I drag out the twelvie from its case and pick at G’s and C’s while he recommences production. We burn his one, then I craft another while the frozen lasagne we nabbed at the servo en route heats through. Memories tumble. Conquests. The night we dropped acid and drove to the Valhalla to see A Clockwork Orange. He hid under the seats and mumbled; I thought my popcorn was talking French. Then that time we squirted pie sauce on a mouthy drunk boiler in the 7-11.

It’s bloody late.

More G’s and C’s. The odd D. Night’s over when I push an A minor into the mix. Dasher gets the nods in his director’s chair. I’m too cooked to haggle over the single bed in the second room so I take the couch. I lie there and listen hard for more English giggles but there’s no sound. Before I figure if that’s a good or a bad thing, I’m gone.


In the dim light of way too bloody early Kate’s hair’s a mess as she clinks about in the kitchen in her new fella’s school footy jumper, the one with ‘Quacky’ embroidered on the front and 89 ironed onto the rear. Thing dangles round her knees. Her calves are strong. I bet she was a runner. Hockey maybe. They play that over there, don’t they? I shift. She looks over.

“Sorry. I’m not much of a sleeper,” she says. “You want tea?”

“Might as well,” I croak.

I need a piss, and when I’m back she’s looking glum on a seat outside nursing a mug in both hands, knees tucked up. My cup’s on the table next to her in among all the mull crumbs from last night. Not long ago we’d sweep all that shit up. Scratch out a cone, maybe two. The twelvie’s still leans there. I pick it up and slot it back in its coffin.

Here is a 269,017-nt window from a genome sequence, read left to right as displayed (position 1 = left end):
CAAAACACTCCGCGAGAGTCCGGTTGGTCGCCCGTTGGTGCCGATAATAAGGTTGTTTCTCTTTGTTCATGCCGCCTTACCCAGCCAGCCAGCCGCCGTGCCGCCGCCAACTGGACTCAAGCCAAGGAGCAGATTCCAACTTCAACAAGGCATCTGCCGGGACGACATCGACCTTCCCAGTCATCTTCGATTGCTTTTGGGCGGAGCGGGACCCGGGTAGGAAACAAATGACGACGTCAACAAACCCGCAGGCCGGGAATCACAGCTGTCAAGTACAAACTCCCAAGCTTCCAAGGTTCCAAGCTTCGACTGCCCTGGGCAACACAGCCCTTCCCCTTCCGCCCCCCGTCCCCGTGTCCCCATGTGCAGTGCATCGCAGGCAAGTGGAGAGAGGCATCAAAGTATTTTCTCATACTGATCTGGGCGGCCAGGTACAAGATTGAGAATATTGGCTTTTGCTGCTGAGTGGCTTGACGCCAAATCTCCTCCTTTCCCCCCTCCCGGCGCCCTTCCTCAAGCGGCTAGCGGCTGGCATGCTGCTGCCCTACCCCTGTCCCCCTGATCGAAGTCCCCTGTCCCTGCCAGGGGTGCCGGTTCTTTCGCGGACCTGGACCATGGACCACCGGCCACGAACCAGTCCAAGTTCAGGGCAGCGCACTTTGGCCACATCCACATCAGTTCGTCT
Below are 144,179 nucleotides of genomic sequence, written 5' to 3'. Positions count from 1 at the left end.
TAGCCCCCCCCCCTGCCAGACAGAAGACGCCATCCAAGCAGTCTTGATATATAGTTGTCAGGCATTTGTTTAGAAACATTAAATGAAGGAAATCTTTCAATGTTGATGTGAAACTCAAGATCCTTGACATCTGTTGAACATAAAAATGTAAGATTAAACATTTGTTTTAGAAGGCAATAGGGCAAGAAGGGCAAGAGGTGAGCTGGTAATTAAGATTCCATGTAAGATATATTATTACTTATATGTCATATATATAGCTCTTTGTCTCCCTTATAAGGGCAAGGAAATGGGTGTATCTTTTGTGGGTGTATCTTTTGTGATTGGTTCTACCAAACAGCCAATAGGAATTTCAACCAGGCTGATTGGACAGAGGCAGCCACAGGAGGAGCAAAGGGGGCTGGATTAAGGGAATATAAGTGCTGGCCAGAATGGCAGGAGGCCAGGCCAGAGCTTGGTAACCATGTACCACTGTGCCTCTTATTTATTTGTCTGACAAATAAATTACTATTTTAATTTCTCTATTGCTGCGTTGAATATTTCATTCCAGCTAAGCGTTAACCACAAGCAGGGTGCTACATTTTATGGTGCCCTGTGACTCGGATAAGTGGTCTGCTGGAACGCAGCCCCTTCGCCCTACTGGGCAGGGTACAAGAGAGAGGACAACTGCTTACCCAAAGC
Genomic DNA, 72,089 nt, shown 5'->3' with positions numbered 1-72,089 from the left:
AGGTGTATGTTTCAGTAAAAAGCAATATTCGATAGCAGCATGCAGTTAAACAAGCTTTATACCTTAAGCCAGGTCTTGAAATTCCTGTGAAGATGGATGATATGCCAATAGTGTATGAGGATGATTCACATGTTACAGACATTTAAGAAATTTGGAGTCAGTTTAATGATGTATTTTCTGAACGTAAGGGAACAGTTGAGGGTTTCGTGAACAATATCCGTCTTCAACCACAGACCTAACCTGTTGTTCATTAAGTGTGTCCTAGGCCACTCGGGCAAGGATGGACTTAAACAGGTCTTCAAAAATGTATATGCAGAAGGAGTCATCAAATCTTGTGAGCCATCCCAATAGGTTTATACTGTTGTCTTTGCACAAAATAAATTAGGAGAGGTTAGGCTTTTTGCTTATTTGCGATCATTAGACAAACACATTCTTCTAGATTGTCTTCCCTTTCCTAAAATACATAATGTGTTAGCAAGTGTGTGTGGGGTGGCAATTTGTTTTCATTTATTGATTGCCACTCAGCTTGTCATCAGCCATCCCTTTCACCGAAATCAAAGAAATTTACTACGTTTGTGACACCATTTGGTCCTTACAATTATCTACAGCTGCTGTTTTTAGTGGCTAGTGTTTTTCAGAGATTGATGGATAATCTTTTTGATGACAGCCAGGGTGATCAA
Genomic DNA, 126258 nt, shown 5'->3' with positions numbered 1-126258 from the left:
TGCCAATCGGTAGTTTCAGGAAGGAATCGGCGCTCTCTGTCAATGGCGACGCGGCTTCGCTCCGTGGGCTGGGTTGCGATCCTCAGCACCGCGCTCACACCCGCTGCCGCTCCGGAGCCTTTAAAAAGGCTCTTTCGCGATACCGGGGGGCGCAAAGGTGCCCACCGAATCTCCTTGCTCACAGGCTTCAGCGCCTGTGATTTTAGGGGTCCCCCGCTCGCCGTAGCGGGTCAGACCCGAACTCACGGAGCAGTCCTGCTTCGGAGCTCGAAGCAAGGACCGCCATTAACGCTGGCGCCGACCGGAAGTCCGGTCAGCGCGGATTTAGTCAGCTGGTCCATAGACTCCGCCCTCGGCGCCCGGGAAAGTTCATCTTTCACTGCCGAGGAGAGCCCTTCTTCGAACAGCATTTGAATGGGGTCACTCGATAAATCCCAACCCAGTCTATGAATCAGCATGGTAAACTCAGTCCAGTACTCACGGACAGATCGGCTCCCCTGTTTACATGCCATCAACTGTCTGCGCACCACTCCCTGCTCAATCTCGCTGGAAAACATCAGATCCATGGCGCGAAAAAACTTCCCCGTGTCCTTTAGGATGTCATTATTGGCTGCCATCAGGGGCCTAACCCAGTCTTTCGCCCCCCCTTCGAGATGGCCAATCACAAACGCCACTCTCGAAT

“I heard you playing,” she says. “You’re good.”

She’s about to say something else but Quacks’s spidery frame in the doorway distracts her. He gives me the quiz-eye then massages the back of her neck. She purrs. I resent it.

“Kate’s gonna come for a wave,” he announces. Then he’s stretching out his long paddler’s arms, fresh as a bloody bean, a root and four hours up on me, the arsehole.

“I’ll give Dasher a nudge,” I say and leave them to it.


My paddling’s clumsy, too far forward, too far back, and the others forge ahead while I flounder in the channel like a dickhead. I’m just over half way when Dunny swings into a little one, but it’s weak and he hasn’t got enough board underneath him. Kate and Dasher both nab the third in the set. He sweats on her going right, but she flicks left, cross-foots it and shoots at him like a torpedo. He bails out, equal parts polite and indignant, then sinks upright into the well behind. When I finally catch up, the lull’s on. Crossed arms and hunched, silent frames: waking, waiting, shivering. Kate rejoins at a distance, settles on a spot closer in. She tilts her head to the side and squeezes water from her hair. The pink of her cheeks leaps out against all the slate and charcoal and pre-sun sand. She catches me looking at her. I turn away and lock in on a container ship way out, a big steel seagull on a wiry horizon.

Bumps eventually arrive. I pick the second one on the wide bank. I go early and hard to give myself a run at it and just as I think the fucker’s too fat and I’m too bloody unfit, a fortuitous little lip tosses me forward and I’m off. The board finds it’s own high line, and when I bend my knees I drop into a fast gliding arc and my face cuts the morning ice and the world surges under me. And for a flicker there – no more than a frame – I catch Kate’s blues eyes down the line. I glide onto a fat shoulder and sink gently into the foam. When I rise again and break the surface she’s the first thing I see.

And she’s still looking.



About mattwebberwrites

I write about sport and other things. I'm a dad and a husband. I regularly do the broadcast thing on 91.7 ABC Gold Coast. I like weird guitars and wacky fuzz pedals. My tweet to follower ratio is poor, but improving. The St Kilda Football Club is my seductress. She kills me daily. Surfing helps.
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1 Response to A new little blob of fiction…

  1. grahamlock says:

    Great read, can’t wait for the next chapter